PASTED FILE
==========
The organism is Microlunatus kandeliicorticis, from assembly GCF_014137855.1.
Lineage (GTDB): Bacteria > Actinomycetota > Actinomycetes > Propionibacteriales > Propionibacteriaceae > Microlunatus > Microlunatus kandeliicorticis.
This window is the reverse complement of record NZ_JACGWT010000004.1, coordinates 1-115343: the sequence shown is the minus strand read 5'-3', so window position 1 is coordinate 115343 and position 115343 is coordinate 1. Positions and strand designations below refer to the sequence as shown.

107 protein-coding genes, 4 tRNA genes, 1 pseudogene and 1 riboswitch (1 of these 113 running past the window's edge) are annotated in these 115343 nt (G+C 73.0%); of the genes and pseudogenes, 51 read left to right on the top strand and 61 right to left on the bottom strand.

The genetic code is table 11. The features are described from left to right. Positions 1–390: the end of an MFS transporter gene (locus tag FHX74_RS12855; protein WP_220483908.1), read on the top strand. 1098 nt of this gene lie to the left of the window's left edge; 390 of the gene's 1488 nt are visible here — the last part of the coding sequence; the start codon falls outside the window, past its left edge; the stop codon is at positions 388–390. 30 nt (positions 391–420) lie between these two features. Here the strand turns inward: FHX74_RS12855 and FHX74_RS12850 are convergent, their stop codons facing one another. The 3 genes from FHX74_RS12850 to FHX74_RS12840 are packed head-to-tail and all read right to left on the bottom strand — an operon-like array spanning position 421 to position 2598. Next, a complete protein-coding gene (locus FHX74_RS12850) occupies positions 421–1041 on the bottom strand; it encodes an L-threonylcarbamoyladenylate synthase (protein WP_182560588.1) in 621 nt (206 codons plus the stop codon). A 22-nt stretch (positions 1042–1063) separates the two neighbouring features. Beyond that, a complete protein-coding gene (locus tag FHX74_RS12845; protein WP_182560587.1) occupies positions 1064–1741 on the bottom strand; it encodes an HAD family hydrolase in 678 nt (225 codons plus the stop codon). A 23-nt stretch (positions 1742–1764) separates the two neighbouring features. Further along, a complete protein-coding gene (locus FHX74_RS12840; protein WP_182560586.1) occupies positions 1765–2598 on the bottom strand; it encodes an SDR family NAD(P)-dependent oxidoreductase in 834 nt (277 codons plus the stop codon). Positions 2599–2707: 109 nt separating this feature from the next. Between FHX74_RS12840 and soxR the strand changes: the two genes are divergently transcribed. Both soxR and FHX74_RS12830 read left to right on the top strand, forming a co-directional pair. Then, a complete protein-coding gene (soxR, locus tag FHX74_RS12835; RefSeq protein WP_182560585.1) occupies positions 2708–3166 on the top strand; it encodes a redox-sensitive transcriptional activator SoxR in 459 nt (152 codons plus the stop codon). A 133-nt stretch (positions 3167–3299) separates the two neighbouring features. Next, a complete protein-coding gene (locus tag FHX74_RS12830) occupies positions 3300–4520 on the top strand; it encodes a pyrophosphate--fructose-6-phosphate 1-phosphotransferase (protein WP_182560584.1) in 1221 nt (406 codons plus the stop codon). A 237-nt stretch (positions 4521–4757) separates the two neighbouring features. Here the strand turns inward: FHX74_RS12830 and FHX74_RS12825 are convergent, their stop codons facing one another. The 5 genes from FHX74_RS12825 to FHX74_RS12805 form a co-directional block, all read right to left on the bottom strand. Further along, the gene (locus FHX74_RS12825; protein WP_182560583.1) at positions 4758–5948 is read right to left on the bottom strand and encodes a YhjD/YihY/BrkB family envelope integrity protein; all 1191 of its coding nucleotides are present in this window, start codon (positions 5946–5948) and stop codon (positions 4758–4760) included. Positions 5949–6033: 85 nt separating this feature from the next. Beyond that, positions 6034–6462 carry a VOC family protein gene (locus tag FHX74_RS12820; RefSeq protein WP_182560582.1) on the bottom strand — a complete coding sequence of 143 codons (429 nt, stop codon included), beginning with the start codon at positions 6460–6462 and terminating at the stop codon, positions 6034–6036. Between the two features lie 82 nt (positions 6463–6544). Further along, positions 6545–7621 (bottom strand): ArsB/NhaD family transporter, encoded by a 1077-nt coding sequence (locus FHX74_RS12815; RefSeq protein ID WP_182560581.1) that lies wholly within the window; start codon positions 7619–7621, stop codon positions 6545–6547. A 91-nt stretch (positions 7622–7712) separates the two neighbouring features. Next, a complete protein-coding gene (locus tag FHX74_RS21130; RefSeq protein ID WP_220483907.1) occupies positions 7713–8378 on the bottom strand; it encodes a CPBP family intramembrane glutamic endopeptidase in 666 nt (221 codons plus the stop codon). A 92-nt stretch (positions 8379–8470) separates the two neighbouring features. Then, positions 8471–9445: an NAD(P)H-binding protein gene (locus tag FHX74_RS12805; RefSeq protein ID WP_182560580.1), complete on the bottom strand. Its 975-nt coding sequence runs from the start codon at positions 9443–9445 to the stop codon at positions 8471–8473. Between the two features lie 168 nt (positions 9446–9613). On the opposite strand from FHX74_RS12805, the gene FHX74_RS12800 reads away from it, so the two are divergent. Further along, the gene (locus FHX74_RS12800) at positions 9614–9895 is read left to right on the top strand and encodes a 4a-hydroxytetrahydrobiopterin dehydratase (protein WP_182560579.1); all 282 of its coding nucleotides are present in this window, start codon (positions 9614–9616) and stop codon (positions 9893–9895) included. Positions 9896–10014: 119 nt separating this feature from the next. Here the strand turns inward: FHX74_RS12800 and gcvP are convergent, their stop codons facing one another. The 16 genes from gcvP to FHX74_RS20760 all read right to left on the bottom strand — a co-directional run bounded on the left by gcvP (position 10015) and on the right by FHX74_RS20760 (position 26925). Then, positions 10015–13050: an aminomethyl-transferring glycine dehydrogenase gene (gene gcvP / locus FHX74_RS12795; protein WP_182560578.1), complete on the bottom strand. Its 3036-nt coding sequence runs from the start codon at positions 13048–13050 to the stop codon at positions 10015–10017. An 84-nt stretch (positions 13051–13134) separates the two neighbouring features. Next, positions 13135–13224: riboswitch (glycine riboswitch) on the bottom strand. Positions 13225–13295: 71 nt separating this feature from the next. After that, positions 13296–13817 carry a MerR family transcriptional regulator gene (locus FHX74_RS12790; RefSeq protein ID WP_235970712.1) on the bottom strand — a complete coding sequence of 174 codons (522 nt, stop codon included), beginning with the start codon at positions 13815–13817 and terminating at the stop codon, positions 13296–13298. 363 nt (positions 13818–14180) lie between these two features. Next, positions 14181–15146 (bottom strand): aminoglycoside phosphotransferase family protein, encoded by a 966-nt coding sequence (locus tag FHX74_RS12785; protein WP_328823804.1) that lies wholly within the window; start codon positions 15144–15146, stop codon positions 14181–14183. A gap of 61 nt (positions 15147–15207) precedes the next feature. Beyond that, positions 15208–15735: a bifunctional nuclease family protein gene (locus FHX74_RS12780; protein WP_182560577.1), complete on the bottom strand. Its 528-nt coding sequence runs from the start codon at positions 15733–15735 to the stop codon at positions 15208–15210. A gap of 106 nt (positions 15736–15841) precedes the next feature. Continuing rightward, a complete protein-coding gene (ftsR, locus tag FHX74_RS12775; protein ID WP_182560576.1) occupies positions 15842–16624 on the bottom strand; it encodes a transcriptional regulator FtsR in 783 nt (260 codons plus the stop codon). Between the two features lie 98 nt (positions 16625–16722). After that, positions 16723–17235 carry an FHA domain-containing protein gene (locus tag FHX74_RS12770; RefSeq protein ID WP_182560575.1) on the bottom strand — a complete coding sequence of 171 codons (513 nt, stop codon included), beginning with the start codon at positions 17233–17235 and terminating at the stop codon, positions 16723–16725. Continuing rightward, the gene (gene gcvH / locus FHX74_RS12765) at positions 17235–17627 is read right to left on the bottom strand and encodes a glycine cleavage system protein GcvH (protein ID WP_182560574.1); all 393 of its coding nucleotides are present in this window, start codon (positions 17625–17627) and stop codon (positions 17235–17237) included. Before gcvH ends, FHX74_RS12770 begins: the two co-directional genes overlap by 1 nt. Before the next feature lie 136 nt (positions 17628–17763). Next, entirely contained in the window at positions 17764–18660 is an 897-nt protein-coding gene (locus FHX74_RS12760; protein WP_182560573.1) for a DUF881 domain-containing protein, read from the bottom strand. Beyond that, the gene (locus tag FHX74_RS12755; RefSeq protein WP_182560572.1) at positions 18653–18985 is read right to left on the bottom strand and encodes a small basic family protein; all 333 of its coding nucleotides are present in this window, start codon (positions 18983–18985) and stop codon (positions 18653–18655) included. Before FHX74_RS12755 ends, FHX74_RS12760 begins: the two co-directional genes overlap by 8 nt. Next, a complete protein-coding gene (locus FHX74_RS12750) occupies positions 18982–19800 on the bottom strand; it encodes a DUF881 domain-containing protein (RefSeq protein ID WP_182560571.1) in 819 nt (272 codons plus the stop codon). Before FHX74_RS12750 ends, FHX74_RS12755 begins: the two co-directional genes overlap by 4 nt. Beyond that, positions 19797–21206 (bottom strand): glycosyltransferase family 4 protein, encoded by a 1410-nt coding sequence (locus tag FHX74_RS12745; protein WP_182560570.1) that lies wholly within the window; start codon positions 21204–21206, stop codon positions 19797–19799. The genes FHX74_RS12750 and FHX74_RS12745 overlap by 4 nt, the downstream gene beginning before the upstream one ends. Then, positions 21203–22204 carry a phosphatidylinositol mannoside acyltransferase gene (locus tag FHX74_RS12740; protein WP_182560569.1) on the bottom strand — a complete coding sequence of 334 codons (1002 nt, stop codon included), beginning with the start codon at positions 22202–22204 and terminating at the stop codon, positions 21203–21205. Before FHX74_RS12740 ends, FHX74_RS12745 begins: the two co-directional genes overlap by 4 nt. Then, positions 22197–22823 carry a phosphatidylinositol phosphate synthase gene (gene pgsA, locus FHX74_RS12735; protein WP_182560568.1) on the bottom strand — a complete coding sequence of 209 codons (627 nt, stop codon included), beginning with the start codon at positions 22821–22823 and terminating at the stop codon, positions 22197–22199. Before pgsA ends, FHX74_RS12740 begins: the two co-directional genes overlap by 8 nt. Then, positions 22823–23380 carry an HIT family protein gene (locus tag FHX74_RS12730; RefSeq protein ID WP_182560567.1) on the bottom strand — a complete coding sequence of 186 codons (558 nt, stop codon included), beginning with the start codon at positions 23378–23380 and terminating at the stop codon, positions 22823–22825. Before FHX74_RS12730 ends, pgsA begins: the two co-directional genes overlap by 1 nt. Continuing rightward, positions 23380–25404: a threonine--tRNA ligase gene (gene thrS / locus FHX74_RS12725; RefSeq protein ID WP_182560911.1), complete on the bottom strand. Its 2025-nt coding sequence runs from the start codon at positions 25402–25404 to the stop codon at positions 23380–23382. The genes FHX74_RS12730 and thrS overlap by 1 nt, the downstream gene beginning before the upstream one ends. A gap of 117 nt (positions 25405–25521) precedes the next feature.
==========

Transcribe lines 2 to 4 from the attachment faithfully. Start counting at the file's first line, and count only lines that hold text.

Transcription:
Lineage (GTDB): Bacteria > Actinomycetota > Actinomycetes > Propionibacteriales > Propionibacteriaceae > Microlunatus > Microlunatus kandeliicorticis.
This window is the reverse complement of record NZ_JACGWT010000004.1, coordinates 1-115343: the sequence shown is the minus strand read 5'-3', so window position 1 is coordinate 115343 and position 115343 is coordinate 1. Positions and strand designations below refer to the sequence as shown.

107 protein-coding genes, 4 tRNA genes, 1 pseudogene and 1 riboswitch (1 of these 113 running past the window's edge) are annotated in these 115343 nt (G+C 73.0%); of the genes and pseudogenes, 51 read left to right on the top strand and 61 right to left on the bottom strand.